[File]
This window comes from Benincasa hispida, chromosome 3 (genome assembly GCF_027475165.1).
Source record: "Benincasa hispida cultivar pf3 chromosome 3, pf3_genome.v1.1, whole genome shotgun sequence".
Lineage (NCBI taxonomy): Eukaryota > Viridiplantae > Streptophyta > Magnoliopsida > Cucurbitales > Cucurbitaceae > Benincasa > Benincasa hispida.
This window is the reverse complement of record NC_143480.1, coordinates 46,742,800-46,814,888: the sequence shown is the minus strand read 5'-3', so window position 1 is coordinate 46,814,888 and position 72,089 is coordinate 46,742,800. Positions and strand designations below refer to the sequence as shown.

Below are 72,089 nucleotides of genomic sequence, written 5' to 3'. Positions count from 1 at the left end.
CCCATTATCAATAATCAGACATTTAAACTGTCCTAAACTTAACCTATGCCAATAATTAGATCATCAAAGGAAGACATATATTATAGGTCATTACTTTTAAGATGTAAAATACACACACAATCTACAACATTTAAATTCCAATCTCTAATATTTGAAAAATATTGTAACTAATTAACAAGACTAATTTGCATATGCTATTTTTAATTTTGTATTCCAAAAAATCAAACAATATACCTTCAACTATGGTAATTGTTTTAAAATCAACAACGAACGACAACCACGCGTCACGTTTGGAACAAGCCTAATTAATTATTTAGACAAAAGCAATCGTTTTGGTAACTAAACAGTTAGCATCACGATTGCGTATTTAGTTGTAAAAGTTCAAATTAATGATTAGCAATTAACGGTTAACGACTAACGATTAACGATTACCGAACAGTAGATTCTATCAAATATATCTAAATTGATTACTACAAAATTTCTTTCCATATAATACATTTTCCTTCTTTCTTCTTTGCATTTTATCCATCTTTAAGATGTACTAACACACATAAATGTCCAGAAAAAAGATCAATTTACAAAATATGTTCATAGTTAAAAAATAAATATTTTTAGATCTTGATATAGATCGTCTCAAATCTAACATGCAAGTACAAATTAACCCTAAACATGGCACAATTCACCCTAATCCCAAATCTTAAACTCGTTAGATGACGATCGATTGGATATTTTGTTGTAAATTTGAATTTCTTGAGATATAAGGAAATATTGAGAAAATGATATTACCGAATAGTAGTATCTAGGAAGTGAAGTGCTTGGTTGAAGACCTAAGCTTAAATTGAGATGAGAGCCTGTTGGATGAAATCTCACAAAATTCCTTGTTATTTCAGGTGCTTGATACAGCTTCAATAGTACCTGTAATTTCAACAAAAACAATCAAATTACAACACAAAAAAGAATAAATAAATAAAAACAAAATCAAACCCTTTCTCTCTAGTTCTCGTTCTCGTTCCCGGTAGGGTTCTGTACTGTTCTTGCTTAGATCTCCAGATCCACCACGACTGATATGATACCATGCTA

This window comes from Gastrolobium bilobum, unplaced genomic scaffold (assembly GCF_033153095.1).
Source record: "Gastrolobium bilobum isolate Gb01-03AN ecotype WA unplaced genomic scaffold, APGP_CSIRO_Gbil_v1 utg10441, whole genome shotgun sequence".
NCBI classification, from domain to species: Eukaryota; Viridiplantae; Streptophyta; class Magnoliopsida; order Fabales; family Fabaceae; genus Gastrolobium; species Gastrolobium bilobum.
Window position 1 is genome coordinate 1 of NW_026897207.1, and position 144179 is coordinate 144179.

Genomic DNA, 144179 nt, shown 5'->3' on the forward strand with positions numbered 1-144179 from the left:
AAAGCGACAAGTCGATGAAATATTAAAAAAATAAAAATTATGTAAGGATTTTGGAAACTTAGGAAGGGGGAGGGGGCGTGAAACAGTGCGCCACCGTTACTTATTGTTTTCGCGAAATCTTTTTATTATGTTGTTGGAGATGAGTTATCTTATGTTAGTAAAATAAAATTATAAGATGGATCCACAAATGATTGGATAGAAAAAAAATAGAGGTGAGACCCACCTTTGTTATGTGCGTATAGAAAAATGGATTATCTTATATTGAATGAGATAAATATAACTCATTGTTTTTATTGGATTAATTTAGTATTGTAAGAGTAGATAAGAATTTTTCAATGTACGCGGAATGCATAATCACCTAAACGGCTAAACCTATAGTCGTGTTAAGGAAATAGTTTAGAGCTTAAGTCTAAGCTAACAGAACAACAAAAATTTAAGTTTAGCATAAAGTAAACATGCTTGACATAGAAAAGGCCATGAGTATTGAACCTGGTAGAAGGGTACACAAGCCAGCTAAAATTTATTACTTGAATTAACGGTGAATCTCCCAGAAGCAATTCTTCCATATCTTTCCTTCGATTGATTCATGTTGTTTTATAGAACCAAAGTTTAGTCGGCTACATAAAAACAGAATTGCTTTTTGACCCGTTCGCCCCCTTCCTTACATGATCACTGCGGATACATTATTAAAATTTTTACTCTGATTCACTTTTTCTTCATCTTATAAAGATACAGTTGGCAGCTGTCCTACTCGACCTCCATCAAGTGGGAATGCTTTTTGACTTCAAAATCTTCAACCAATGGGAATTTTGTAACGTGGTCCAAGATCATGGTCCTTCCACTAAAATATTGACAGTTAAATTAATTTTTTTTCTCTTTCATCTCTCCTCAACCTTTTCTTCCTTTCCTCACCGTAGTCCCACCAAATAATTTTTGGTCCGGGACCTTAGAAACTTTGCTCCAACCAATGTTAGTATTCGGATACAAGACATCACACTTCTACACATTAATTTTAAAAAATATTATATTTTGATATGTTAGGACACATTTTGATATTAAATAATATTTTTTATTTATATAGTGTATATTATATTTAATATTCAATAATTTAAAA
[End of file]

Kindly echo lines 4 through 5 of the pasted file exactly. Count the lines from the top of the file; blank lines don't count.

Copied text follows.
This window is the reverse complement of record NC_143480.1, coordinates 46,742,800-46,814,888: the sequence shown is the minus strand read 5'-3', so window position 1 is coordinate 46,814,888 and position 72,089 is coordinate 46,742,800. Positions and strand designations below refer to the sequence as shown.

Below are 72,089 nucleotides of genomic sequence, written 5' to 3'. Positions count from 1 at the left end.